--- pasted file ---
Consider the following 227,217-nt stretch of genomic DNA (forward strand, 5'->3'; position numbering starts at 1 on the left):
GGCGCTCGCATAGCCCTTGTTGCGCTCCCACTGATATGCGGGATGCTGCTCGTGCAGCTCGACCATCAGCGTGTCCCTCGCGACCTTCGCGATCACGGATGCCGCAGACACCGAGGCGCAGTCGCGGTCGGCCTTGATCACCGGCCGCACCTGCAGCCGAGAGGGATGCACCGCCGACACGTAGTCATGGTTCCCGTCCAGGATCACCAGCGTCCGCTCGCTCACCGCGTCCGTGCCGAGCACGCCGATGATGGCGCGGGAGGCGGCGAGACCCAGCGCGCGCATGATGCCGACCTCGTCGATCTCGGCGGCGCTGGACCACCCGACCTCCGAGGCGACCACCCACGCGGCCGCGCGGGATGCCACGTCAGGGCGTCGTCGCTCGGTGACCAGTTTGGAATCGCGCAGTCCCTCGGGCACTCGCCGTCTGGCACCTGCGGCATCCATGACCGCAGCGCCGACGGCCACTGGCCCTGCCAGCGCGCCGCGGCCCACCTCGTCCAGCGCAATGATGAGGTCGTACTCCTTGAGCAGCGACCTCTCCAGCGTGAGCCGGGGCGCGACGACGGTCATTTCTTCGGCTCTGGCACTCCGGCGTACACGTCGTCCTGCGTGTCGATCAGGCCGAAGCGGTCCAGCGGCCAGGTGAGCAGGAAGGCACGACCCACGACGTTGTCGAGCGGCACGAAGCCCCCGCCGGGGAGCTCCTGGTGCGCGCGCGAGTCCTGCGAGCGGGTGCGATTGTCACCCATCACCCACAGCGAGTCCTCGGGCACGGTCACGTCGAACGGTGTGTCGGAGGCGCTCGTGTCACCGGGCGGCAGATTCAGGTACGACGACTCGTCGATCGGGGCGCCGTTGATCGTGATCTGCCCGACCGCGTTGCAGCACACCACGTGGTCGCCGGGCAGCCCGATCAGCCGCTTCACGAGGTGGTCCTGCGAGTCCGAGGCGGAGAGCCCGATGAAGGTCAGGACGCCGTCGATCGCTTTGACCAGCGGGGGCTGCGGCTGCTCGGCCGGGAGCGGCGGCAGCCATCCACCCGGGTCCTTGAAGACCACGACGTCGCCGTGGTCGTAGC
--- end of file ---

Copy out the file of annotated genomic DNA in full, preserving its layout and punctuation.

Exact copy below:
Consider the following 227,217-nt stretch of genomic DNA (forward strand, 5'->3'; position numbering starts at 1 on the left):
GGCGCTCGCATAGCCCTTGTTGCGCTCCCACTGATATGCGGGATGCTGCTCGTGCAGCTCGACCATCAGCGTGTCCCTCGCGACCTTCGCGATCACGGATGCCGCAGACACCGAGGCGCAGTCGCGGTCGGCCTTGATCACCGGCCGCACCTGCAGCCGAGAGGGATGCACCGCCGACACGTAGTCATGGTTCCCGTCCAGGATCACCAGCGTCCGCTCGCTCACCGCGTCCGTGCCGAGCACGCCGATGATGGCGCGGGAGGCGGCGAGACCCAGCGCGCGCATGATGCCGACCTCGTCGATCTCGGCGGCGCTGGACCACCCGACCTCCGAGGCGACCACCCACGCGGCCGCGCGGGATGCCACGTCAGGGCGTCGTCGCTCGGTGACCAGTTTGGAATCGCGCAGTCCCTCGGGCACTCGCCGTCTGGCACCTGCGGCATCCATGACCGCAGCGCCGACGGCCACTGGCCCTGCCAGCGCGCCGCGGCCCACCTCGTCCAGCGCAATGATGAGGTCGTACTCCTTGAGCAGCGACCTCTCCAGCGTGAGCCGGGGCGCGACGACGGTCATTTCTTCGGCTCTGGCACTCCGGCGTACACGTCGTCCTGCGTGTCGATCAGGCCGAAGCGGTCCAGCGGCCAGGTGAGCAGGAAGGCACGACCCACGACGTTGTCGAGCGGCACGAAGCCCCCGCCGGGGAGCTCCTGGTGCGCGCGCGAGTCCTGCGAGCGGGTGCGATTGTCACCCATCACCCACAGCGAGTCCTCGGGCACGGTCACGTCGAACGGTGTGTCGGAGGCGCTCGTGTCACCGGGCGGCAGATTCAGGTACGACGACTCGTCGATCGGGGCGCCGTTGATCGTGATCTGCCCGACCGCGTTGCAGCACACCACGTGGTCGCCGGGCAGCCCGATCAGCCGCTTCACGAGGTGGTCCTGCGAGTCCGAGGCGGAGAGCCCGATGAAGGTCAGGACGCCGTCGATCGCTTTGACCAGCGGGGGCTGCGGCTGCTCGGCCGGGAGCGGCGGCAGCCATCCACCCGGGTCCTTGAAGACCACGACGTCGCCGTGGTCGTAGC